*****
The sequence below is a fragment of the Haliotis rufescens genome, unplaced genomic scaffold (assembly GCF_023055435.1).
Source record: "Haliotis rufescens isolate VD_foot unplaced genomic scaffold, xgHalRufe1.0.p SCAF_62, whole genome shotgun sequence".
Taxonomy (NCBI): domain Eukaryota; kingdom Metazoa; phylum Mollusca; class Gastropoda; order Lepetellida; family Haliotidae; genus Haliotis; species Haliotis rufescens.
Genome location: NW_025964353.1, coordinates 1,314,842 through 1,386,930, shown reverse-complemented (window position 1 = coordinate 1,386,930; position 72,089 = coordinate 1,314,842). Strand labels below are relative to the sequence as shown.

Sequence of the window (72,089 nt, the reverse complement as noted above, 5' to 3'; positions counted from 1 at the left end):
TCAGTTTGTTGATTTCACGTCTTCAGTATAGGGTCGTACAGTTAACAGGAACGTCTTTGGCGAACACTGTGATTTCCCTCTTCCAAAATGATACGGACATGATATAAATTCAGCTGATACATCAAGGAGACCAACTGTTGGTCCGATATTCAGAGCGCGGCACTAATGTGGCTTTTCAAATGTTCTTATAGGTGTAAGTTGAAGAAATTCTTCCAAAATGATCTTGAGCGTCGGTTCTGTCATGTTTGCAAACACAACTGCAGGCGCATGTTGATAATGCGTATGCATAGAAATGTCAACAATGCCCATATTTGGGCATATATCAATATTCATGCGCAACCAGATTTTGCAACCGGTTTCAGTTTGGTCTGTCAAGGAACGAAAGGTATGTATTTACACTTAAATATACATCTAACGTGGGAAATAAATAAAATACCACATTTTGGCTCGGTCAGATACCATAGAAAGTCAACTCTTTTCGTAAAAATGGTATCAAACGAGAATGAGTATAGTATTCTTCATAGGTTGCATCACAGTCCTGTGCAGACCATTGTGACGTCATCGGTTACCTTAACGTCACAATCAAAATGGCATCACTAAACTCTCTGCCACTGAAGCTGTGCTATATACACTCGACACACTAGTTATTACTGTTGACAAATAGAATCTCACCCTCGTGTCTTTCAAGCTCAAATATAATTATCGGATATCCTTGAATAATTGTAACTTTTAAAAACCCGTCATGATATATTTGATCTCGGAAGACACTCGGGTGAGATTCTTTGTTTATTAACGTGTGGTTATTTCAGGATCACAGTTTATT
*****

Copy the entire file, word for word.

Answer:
The sequence below is a fragment of the Haliotis rufescens genome, unplaced genomic scaffold (assembly GCF_023055435.1).
Source record: "Haliotis rufescens isolate VD_foot unplaced genomic scaffold, xgHalRufe1.0.p SCAF_62, whole genome shotgun sequence".
Taxonomy (NCBI): domain Eukaryota; kingdom Metazoa; phylum Mollusca; class Gastropoda; order Lepetellida; family Haliotidae; genus Haliotis; species Haliotis rufescens.
Genome location: NW_025964353.1, coordinates 1,314,842 through 1,386,930, shown reverse-complemented (window position 1 = coordinate 1,386,930; position 72,089 = coordinate 1,314,842). Strand labels below are relative to the sequence as shown.

Sequence of the window (72,089 nt, the reverse complement as noted above, 5' to 3'; positions counted from 1 at the left end):
TCAGTTTGTTGATTTCACGTCTTCAGTATAGGGTCGTACAGTTAACAGGAACGTCTTTGGCGAACACTGTGATTTCCCTCTTCCAAAATGATACGGACATGATATAAATTCAGCTGATACATCAAGGAGACCAACTGTTGGTCCGATATTCAGAGCGCGGCACTAATGTGGCTTTTCAAATGTTCTTATAGGTGTAAGTTGAAGAAATTCTTCCAAAATGATCTTGAGCGTCGGTTCTGTCATGTTTGCAAACACAACTGCAGGCGCATGTTGATAATGCGTATGCATAGAAATGTCAACAATGCCCATATTTGGGCATATATCAATATTCATGCGCAACCAGATTTTGCAACCGGTTTCAGTTTGGTCTGTCAAGGAACGAAAGGTATGTATTTACACTTAAATATACATCTAACGTGGGAAATAAATAAAATACCACATTTTGGCTCGGTCAGATACCATAGAAAGTCAACTCTTTTCGTAAAAATGGTATCAAACGAGAATGAGTATAGTATTCTTCATAGGTTGCATCACAGTCCTGTGCAGACCATTGTGACGTCATCGGTTACCTTAACGTCACAATCAAAATGGCATCACTAAACTCTCTGCCACTGAAGCTGTGCTATATACACTCGACACACTAGTTATTACTGTTGACAAATAGAATCTCACCCTCGTGTCTTTCAAGCTCAAATATAATTATCGGATATCCTTGAATAATTGTAACTTTTAAAAACCCGTCATGATATATTTGATCTCGGAAGACACTCGGGTGAGATTCTTTGTTTATTAACGTGTGGTTATTTCAGGATCACAGTTTATT